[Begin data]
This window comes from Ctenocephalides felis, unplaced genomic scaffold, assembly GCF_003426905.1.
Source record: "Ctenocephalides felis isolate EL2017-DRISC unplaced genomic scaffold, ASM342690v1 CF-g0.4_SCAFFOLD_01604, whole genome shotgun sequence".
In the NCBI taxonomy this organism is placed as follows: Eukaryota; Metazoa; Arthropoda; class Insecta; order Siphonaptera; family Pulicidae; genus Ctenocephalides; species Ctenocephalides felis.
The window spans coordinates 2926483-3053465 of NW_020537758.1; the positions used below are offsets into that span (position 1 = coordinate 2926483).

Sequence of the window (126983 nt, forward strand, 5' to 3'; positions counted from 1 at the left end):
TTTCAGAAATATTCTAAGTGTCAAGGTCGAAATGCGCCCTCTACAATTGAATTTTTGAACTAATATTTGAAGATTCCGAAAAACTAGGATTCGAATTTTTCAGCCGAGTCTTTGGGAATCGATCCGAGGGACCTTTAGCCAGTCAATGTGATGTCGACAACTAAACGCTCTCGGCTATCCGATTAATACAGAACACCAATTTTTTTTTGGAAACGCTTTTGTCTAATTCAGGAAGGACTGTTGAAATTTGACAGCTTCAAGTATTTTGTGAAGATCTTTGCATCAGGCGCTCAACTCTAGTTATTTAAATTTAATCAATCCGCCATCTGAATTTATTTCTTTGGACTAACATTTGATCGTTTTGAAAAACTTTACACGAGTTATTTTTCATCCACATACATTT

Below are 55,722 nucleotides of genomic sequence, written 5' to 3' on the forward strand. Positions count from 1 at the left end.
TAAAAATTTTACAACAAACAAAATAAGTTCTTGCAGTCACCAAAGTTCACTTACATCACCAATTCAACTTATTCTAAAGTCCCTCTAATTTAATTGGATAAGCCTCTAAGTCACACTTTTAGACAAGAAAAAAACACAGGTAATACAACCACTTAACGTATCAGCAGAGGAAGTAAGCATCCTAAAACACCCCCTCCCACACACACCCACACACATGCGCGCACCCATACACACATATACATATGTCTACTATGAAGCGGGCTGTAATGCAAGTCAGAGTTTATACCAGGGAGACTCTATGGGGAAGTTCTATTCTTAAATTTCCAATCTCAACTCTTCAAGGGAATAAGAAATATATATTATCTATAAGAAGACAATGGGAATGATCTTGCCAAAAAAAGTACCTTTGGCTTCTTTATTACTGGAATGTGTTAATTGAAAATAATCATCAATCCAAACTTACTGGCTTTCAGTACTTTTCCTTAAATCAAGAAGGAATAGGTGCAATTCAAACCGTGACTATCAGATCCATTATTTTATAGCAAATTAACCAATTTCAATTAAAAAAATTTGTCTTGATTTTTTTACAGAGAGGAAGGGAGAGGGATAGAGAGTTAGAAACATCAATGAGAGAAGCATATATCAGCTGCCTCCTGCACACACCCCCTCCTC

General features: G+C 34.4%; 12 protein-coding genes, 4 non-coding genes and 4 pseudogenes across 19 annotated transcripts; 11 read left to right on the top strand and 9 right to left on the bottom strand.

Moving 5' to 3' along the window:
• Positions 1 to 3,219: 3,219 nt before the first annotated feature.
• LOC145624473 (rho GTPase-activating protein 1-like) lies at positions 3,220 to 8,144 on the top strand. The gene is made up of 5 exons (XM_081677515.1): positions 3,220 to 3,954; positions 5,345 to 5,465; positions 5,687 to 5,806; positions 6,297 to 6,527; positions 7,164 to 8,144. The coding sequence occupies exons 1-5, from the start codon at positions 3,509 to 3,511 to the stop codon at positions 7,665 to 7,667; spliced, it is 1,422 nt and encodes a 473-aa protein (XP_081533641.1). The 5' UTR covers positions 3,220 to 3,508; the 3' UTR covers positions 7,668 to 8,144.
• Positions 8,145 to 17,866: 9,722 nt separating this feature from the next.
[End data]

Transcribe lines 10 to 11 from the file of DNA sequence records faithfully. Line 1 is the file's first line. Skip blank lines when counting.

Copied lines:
Moving 5' to 3' along the window:
• Positions 1 to 3,219: 3,219 nt before the first annotated feature.